Bravissimo is a lingerie retailer that provides lingerie in D-L cup sizes and swimwear in a D-K cup range. It has 29 stores across the UK and sell via mail order and via a US website, they are based in Leamington Spa and employ over 850 people. Bravissimo sell clothing, once known as'Pepperberry', launched in March 2011; the company has now rebranded this as Bravissimo Clothing to provide continuity between products. Founder Sarah Tremellen MBE began as a freelance TV and radio researcher for the BBC before quitting eight months aged 25 to have a baby. Whilst pregnant, Tremellen found it difficult to find a good choice of bras that would fit her when she went up to a G Cup. In 1995 after giving birth and her friend Hannah Griffiths tried to do something about it, they decided to take an eight-week business course which culminated in presenting a business plan to their local bank manager. Their presentation won them a £10,000 bank loan to help them start Bravissimo. Working in Tremellen's living room of her Twickenham flat, they made a catalogue to sell by mail order with all the best bras they could find and started a mailing list of around 75 people—mostly friends and family.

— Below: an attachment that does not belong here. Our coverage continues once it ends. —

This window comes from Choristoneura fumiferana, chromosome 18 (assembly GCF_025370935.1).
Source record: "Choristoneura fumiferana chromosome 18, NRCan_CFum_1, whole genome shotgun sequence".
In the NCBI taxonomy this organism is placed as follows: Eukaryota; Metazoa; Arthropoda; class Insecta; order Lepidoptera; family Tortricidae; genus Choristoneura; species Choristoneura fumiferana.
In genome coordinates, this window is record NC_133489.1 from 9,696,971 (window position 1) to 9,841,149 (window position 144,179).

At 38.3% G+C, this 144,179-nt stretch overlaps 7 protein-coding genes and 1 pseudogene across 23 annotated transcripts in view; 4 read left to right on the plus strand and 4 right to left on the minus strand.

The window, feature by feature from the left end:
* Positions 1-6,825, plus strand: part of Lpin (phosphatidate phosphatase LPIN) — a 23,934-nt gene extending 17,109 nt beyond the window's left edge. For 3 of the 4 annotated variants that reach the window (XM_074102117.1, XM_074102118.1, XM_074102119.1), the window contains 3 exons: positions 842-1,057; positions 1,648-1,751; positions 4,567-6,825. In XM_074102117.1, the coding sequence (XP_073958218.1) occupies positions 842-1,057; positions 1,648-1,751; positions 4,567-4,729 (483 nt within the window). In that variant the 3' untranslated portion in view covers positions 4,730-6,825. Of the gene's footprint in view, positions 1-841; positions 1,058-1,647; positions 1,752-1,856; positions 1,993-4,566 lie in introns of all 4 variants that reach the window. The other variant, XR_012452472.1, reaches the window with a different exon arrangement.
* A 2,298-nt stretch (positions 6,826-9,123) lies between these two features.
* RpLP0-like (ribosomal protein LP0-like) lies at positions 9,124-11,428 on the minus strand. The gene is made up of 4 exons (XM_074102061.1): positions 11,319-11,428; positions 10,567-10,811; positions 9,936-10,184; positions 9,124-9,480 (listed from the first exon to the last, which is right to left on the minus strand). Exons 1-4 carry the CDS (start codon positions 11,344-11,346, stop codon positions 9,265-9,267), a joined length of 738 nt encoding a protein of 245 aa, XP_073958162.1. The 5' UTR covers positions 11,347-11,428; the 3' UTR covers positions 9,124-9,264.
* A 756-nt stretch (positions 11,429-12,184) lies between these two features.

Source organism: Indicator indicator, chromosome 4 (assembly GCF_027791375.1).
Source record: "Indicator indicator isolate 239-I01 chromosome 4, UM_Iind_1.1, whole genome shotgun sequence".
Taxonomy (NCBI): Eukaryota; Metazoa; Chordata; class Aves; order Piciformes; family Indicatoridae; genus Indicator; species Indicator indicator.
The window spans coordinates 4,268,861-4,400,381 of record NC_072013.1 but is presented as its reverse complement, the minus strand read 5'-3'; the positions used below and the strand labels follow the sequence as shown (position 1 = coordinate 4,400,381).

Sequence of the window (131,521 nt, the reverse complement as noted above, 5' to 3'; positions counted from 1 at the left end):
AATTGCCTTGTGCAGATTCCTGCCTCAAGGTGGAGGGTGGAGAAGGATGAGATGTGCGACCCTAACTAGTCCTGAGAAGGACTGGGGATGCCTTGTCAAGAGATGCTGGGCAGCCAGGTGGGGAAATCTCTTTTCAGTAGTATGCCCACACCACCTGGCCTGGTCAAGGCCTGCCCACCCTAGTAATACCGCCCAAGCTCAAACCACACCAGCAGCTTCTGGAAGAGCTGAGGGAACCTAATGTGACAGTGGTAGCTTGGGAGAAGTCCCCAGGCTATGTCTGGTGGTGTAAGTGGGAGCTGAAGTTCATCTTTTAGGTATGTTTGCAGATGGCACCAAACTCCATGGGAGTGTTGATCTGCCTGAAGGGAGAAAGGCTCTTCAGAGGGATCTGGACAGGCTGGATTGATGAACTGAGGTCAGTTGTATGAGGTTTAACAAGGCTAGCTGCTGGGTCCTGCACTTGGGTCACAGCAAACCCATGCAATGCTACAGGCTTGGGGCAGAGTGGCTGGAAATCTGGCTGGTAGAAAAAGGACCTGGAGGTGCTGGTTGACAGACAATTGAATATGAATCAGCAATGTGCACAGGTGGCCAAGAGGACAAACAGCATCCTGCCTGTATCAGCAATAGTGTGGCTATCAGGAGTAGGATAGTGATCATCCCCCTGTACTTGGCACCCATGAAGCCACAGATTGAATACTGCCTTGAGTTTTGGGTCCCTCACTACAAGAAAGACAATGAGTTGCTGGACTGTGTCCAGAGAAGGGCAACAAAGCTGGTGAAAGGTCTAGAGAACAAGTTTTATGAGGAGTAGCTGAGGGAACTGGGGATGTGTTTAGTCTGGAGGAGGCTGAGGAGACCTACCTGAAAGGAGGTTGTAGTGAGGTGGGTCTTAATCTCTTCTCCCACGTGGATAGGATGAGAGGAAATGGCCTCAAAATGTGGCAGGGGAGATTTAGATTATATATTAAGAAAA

Tremellen telephoned several women's magazines and newspapers, within a month got coverage in the Daily Mail bringing in 1,000 requests for a catalogue. In 1996 they were able to move out of Tremellen's Twickenham flat and 12 months Tremellen and her husband Mike bought Hannah Griffiths out of the business. In November 1999, Bravissimo opened its first shop in Ealing, one of the 21 stores nationwide they operate; the next year Mike Tremellen left his job at Tetley to become the business operations director. In 2001 Bravissimo relocated to their current headquarters in Leamington Spa. In 2017, Bravissimo began looking for its first US shop site. In the same year their sales grew by 2% to £50.2 million, but pre-tax profit decreased to £2.2 million from £3.3 million a year earlier owing to spending on new shops. Bravissimo has been in the Sunday Times "100 Best Companies to work for" list for since 2007 when they came 19th and in 2018 they were awarded 13th place; the list rates a company's performance on 8 key factors which takes into account things such as pay, social impact and personal growth.